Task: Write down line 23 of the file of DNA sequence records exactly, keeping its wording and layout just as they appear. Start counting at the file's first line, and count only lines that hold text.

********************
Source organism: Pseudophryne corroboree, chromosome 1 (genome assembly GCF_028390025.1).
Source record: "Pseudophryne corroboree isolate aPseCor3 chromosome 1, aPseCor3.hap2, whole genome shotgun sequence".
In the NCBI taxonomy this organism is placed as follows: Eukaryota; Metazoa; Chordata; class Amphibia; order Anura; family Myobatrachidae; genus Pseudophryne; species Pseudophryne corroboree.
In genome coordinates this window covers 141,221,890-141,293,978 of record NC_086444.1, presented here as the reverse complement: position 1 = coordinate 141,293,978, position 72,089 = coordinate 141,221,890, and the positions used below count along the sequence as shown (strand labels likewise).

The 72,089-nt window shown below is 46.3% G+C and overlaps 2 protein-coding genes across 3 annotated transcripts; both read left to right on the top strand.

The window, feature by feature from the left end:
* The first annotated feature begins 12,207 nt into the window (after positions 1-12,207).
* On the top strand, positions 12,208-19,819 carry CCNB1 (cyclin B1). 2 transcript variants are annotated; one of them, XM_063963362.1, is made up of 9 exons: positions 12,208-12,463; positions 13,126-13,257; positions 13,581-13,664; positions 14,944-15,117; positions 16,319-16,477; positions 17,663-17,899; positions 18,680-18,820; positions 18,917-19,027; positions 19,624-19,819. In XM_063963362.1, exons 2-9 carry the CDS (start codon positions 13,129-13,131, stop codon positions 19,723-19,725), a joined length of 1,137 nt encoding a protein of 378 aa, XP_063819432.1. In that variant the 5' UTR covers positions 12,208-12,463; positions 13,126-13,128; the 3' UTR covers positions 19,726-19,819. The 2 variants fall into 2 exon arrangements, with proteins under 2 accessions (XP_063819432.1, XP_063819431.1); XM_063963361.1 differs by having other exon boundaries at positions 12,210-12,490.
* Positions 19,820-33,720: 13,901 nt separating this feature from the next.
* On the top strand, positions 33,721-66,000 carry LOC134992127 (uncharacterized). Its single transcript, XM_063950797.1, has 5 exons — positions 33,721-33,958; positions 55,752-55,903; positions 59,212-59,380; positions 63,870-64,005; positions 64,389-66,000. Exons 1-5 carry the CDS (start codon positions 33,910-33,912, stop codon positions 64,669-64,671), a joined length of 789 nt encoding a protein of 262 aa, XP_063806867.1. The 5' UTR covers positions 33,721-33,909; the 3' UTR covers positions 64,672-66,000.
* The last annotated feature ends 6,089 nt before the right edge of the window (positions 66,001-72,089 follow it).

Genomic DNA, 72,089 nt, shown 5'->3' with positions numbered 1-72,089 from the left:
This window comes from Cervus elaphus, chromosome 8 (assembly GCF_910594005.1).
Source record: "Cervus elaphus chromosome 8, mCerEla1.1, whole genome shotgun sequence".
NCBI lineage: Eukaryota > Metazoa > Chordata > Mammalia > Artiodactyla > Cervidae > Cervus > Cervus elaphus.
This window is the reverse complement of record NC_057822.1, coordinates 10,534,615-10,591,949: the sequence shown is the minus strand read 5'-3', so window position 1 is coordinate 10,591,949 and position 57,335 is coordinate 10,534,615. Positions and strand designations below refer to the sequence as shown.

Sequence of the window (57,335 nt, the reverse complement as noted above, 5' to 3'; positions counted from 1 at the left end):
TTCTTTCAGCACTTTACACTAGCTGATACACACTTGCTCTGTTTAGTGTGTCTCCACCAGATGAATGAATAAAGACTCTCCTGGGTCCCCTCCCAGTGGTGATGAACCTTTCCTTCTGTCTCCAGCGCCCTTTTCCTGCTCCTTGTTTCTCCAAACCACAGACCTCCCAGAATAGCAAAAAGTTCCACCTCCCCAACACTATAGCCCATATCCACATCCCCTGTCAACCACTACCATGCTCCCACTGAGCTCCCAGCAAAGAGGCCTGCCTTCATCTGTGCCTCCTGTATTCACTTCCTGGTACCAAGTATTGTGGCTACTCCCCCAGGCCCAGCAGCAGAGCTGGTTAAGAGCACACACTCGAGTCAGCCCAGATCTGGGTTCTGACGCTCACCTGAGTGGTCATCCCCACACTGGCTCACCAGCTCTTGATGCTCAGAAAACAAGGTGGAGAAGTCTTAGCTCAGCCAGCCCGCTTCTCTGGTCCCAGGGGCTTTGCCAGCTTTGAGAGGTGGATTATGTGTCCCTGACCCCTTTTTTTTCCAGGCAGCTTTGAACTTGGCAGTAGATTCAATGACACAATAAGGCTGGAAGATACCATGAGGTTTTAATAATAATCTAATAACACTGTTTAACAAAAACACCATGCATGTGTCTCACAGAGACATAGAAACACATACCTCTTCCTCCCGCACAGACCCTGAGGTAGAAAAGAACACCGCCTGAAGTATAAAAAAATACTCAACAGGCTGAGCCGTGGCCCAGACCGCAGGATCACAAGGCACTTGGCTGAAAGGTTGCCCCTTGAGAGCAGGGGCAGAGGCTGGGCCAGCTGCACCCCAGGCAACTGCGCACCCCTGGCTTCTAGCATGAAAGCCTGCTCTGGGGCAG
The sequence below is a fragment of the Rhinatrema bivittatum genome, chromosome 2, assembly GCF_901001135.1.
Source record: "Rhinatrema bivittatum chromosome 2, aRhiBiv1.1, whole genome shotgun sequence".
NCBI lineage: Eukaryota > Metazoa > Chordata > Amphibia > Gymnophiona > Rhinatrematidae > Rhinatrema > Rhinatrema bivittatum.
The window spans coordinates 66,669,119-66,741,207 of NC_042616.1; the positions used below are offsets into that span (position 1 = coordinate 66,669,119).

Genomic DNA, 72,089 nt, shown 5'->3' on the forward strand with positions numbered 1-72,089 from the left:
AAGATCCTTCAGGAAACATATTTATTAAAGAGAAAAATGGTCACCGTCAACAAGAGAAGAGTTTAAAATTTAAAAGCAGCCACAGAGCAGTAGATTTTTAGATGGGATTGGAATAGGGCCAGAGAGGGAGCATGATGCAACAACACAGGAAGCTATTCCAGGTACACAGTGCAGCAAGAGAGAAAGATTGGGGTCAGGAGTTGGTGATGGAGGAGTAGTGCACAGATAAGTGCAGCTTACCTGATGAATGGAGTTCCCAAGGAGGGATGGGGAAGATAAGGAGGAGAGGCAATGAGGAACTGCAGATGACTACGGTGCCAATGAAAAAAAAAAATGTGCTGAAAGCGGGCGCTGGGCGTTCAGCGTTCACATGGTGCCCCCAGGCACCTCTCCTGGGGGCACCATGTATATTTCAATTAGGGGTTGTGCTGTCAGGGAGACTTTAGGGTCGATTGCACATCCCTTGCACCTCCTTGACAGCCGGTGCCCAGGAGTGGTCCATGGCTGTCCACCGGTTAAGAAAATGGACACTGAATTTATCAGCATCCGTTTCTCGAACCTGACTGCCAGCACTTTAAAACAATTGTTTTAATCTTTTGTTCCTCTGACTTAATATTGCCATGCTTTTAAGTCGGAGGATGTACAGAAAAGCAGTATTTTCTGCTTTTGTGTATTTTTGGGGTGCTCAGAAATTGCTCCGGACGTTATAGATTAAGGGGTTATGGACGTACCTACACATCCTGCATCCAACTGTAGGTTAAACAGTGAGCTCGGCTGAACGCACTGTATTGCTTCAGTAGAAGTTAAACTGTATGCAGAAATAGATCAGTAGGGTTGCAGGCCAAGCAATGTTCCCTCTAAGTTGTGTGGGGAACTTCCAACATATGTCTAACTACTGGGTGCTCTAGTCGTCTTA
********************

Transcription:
Genomic DNA, 72,089 nt, shown 5'->3' on the forward strand with positions numbered 1-72,089 from the left: